HAPPY: What’s your favourite lyric from the EP?
MALLRAT: I like all of it… so, there’s a bit that goes, “Things that we forget to mention, screaming loud to get attention / Above clouds and air pollution, real as oceans, there’s resolution”.
And then there’s a bit that repeats heaps, and it’s like, “It started losing its appeal and I just don’t like sitting still / The beetles that he tried to kill, or grew up on my windowsill / Man this whole world’s a hotel room / I just hope you’ll be home real soon / It’s getting dark, and getting cold / I’m getting tired, you’re getting old”. I really like, “this whole world’s a hotel room”, that’s probably my favourite lyric.
HAPPY: That’s cool. Very Poetic. Are you thinking about how the words sound together when you’re writing, or do you focus more on making them mean something?
MALLRAT: It always means something in context. So it’s hard to be like, this song is about one thing because I just pull from all these different situations and stories that feel similar, that have something in common. That’s kind of how I think about it.
Because I think a lot of people when they write, they want to create a storyline with a character and you get to see where the character is going like a story. But for me, I would just rather pull an emotion, bottle up an emotion that people can listen to and attach to their own narratives, and be like, “oh that’s me”.
HAPPY: Lyrics aside. How would you describe the vibe of the EP?
MALLRAT: All the songs are so different. Better and Groceries are very bandy, acoustic, pop vibes. And then Texas and UFO were produced by Golden Vessel, so they’ve got this electronic flavour. And then Make Time to me it feels like you’re underwater and you’re at a mermaids wedding. That’s how I like to think of it.
HAPPY: So the story is the feeling. I’m seeing a little bit how your brain works. I like it. I really like your music videos too. They’re super feminine and dreamy but then they’re also down-to-earth and bold. What do you think about when you’re making a video?
MALLRAT: So, for Better and Uninvited, which are the ones I made when I signed with the label and had a proper budget video, I was just thinking about what will look cool and help project the song’s feeling. For those two, I worked with my friend Rory from Adelaide, who’s got a great eye for colours.
It’s kind of the same with the song, where I don’t want it to follow a narrative. I just want it to look good and feel nice.
HAPPY: Was there a major influence for those clips?
MALLRAT: For the first EP I just made lots of little videos on iMovie. I’d download heaps of stuff on YouTube. Those are my favourites to make but I don’t know if it’s legal to monetise them because it’s not my footage.
But I guess there are a lot of Lana Del Rey videos that I love. Like all of Lana Del Rey’s videos are amazing. All of A$AP Rocky and Travis Scott’s videos are amazing. So, they’re my favourites to watch. Like that subdued look, lots of colours – seems like it’s from another time.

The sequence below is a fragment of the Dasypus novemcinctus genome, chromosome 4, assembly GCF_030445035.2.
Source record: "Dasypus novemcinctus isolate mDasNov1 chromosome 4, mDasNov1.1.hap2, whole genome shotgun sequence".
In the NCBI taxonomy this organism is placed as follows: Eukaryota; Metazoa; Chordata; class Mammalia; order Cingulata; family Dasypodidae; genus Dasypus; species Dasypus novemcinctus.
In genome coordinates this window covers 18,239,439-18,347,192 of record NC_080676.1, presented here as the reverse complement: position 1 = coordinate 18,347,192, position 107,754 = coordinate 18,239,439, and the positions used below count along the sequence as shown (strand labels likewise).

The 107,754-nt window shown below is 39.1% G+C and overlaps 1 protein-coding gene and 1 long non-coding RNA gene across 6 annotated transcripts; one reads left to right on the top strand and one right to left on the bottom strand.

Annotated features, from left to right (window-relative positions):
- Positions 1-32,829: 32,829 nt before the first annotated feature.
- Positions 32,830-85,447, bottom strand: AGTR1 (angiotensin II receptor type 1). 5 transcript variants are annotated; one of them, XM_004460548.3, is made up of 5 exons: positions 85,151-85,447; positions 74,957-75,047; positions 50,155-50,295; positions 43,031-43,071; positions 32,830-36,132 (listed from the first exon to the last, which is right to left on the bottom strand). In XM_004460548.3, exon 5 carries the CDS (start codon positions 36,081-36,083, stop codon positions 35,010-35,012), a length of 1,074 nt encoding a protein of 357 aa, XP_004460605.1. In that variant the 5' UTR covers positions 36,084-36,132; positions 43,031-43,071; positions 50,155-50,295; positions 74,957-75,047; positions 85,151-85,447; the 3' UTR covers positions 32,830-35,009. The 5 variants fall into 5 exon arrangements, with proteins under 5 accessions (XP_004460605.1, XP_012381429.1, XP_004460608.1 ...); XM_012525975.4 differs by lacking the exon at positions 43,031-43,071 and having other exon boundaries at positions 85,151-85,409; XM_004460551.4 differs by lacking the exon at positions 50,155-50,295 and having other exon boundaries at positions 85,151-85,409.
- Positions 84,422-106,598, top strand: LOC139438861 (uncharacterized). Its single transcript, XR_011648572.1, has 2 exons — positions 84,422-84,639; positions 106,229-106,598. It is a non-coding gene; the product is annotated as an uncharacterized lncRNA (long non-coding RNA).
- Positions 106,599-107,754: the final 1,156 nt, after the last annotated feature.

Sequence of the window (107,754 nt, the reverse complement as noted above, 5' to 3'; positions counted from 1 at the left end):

HAPPY: Are there any more on the way?
MALLRAT: Yeah, I just finalised the UFO one today.
HAPPY: Is Allday in it?
MALLRAT: Yeah. We filmed it in L.A. There’s this car scene, where we are just driving. And there’s a really beautiful backdrop and there are bits that didn’t end up making it into the video where I’m standing on the seat and we’re driving. So it’s very like ooh, boho. But we got pulled over. Tom [Allday] was driving and neither of us had our licenses. And we were on a highway, and they had to pull over to be like, “that’s so illegal, where’s your license, why aren’t either of you wearing your seatbelts”. We were like, it’s for a music video. And they were like, “oh ok, carry on. Just don’t do it again”. You get such a free pass being like, oh it’s for a music video. It’s like, “ok, carry on then”.
HAPPY: What did you and Allday initially connect on when you met?
MALLRAT: I was a fan of his first and he’s kind of what inspired me to make music because I love how honest he is and how he tells stories really differently to other people. So I felt like I could see myself doing something like this. And then I sent him and the producers that he worked with some demos and then eventually I went down to Melbourne from Brisbane and we met and became friends. I don’t know, I just feel like I’ve known him my whole life. So we’re like besties. We have these matching flower tattoos on our hands. I got that on my 18th birthday.
HAPPY: Did someone draw that?
MALLRAT: My little sister. She’s 15, so she was like 13 when she drew that for us.
HAPPY: Who are your Aussie music inspirations at the moment?
MALLRAT: There are so many people. Jungle Giants are so good. They’re the first concert I went to. I love Tkay Maidza, Allday, Cub Sport. Northeast Party House are really cool, and Flume and What’s So Not and… there are just so many. Meg Mac and Jack River. So many cool people.
HAPPY: Can’t wait for the EP to come out. Is there anything else that you want to tell people about it before it’s released?
MALLRAT: I think you should just trust me that it’s good and give it a listen, even if you haven’t listened to my music before, it’s way better than the other EP. Even if you liked the other EP, this is way better.
In The Sky is out June 1st via Dew Process.